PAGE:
For the past few weeks Shelley Bendall has tried to reach U.S. Senate Majority Leader Mitch McConnell’s office, but she’s mostly been getting his voicemail.
When Lindsay Stradtman has tried to call U.S. Sen. Rand Paul, she’s either gotten voicemail or a recording that says his voicemail is full.
With the election of Donald Trump — and the appointments and executive orders that have followed — liberal activists have been taking to the phones to voice their concerns, overwhelming the phones of Kentucky’s senators.
“I understand, especially now, I feel like more people are engaging in civic behavior,” said Stradtman, 34, of Lexington. “But it just seems like its at the point where they can’t even clean out the backlog.”
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It’s not just a problem in Kentucky. Phone lines have been clogged throughout the Capitol since President Donald Trump took office, to the point where staffers are looking to add more phones to the system.
“There’s definitely been an influx of calls lately,” said Kelsey Cooper, a spokeswoman for Paul.
Cooper has been checking and clearing out the voicemail at Paul’s Lexington field office several times a day lately, trying to free up space for more people to leave messages. She also said more staffers have been assigned to answer calls at Paul’s Bowling Green office, noting that “an overwhelming majority” of the calls are coming from out of state.
“It’s been a top priority to be as accessible and responsive to every Kentuckian possible,” Cooper said.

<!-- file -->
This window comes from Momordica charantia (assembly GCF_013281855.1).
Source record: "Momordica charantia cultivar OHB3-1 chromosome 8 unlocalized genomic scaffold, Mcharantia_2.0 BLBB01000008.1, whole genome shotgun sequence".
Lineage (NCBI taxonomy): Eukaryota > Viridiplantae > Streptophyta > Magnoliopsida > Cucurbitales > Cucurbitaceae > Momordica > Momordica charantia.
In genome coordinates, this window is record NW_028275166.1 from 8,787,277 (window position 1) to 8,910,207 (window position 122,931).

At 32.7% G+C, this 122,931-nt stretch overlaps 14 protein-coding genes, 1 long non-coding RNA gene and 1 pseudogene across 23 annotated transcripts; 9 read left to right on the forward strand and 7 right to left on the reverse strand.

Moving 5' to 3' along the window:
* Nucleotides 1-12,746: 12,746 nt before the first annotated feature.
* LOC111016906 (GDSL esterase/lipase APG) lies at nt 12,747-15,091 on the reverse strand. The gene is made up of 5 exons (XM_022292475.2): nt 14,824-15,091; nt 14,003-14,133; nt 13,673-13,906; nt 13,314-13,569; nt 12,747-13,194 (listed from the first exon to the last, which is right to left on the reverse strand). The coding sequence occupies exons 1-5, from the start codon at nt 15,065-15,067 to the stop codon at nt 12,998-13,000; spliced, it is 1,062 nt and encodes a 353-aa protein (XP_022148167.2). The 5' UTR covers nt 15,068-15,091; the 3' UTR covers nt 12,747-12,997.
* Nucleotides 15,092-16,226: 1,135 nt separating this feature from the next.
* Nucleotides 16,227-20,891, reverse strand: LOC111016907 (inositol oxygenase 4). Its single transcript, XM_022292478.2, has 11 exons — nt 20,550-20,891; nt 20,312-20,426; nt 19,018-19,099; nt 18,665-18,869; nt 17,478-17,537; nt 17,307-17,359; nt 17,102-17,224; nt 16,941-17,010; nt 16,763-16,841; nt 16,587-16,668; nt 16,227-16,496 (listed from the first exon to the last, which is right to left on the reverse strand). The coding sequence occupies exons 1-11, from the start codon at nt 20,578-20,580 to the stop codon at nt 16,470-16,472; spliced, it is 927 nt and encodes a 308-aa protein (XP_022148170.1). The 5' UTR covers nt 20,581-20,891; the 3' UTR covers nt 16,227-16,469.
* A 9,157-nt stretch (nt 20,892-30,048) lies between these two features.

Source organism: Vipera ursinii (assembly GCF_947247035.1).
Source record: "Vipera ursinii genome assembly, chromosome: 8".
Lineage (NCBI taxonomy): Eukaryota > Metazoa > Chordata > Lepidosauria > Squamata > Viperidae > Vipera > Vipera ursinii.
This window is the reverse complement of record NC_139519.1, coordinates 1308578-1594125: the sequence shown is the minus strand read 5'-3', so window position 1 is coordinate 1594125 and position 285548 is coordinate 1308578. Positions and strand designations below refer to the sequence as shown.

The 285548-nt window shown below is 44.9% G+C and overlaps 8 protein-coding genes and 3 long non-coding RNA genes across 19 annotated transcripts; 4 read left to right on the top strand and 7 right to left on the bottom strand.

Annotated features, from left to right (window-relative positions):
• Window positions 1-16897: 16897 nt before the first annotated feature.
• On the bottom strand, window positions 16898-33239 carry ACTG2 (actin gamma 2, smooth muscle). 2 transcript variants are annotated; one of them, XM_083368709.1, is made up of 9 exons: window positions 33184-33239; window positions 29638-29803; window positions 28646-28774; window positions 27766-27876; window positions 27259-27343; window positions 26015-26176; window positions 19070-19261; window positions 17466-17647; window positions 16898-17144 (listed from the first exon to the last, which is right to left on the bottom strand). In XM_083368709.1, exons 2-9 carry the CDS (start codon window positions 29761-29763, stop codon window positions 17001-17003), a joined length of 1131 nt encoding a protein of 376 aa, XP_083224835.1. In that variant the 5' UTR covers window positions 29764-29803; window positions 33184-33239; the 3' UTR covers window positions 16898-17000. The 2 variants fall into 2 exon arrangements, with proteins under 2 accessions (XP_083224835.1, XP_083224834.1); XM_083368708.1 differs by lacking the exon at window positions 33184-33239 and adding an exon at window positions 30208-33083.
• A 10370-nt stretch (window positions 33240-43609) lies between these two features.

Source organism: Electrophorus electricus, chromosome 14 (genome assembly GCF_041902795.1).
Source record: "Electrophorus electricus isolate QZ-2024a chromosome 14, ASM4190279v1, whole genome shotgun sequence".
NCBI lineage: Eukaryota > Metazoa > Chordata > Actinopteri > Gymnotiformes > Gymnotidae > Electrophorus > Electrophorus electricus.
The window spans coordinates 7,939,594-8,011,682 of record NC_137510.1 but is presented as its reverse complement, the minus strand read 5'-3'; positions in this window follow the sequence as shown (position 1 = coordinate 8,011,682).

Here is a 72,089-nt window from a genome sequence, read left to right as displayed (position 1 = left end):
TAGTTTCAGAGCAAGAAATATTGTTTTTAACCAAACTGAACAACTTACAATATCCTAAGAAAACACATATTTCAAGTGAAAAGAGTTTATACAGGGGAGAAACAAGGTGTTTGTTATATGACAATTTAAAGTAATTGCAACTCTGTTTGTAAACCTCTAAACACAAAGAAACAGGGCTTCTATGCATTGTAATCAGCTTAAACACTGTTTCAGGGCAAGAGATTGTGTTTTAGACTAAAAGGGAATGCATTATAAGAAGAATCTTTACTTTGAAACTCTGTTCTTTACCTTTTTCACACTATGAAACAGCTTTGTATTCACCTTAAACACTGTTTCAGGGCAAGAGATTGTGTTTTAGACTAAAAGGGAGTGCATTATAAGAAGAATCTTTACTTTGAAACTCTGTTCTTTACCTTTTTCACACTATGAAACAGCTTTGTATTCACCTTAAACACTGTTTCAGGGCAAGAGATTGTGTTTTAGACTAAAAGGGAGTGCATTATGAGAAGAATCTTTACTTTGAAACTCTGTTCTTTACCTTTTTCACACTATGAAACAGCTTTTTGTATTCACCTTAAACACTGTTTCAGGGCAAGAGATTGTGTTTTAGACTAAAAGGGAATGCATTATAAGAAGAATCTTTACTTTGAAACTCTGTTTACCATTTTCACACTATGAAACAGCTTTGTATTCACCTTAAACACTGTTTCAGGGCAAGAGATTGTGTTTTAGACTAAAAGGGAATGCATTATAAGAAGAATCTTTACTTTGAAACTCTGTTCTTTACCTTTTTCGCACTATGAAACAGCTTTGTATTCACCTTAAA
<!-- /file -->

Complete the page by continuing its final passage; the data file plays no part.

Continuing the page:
For staff in Bowling Green, a large part of the job is casework — listening to constituents to help them with problems with passports or with the Veterans Affairs office, or any other issue that may arise.
“When these large number of calls come through, that makes it difficult to work on casework,” Cooper said.
Meanwhile, activists trying to voice opposition have begun to get frustrated.
On Tuesday, protesters gathered outside of McConnell’s Louisville office, chanting for him to answer their calls.
“If I want my message heard on the day that there’s a vote, I should be able to,” said Bendall, 45, of Lexington. “They need to be responsive. They need to answer their phones. They need to figure it out.”
McConnell’s office released a statement to Kentuckians earlier this week apologizing for the high number of unanswered calls and putting the blame on liberal activists from outside of Kentucky.
“As Senate Majority Leader, Senator McConnell receives calls from across the country on a variety of issues. Senator McConnell’s staff answers as many calls as possible in the course of a workday, but thanks to a coordinated effort by liberal activist groups across the country many Kentuckians have found it difficult in recent weeks to get through to their senator to discuss the issues of the day, schedule meetings, or seek timely assistance,” McConnell spokesman Robert Steurer said. “We appreciate the patience of our constituents, and will continue to do our very best to respond to every Kentuckian who contacts our office.”
Neither Stradtman nor Bendall called very often before the election, but both have been unhappy with some of the policies they’ve seen in Washington recently. Bendall said she had heard from state lawmakers and former staffers that phone calls were the most effective way of making her voice heard.
Bendall said she called on Tuesday to oppose the nomination of Betsy DeVos as secretary of the U.S. Department of Education. Stradtman said she was upset by Trump’s executive order on immigration.
Both activists feel that being able to talk to someone on the phone, rather than leave a message on the answering machine, is important.
“The worry is that they may just erase the voicemails,” Stradtman said. “At least when you’re talking to someone, you know that somebody is writing it down.”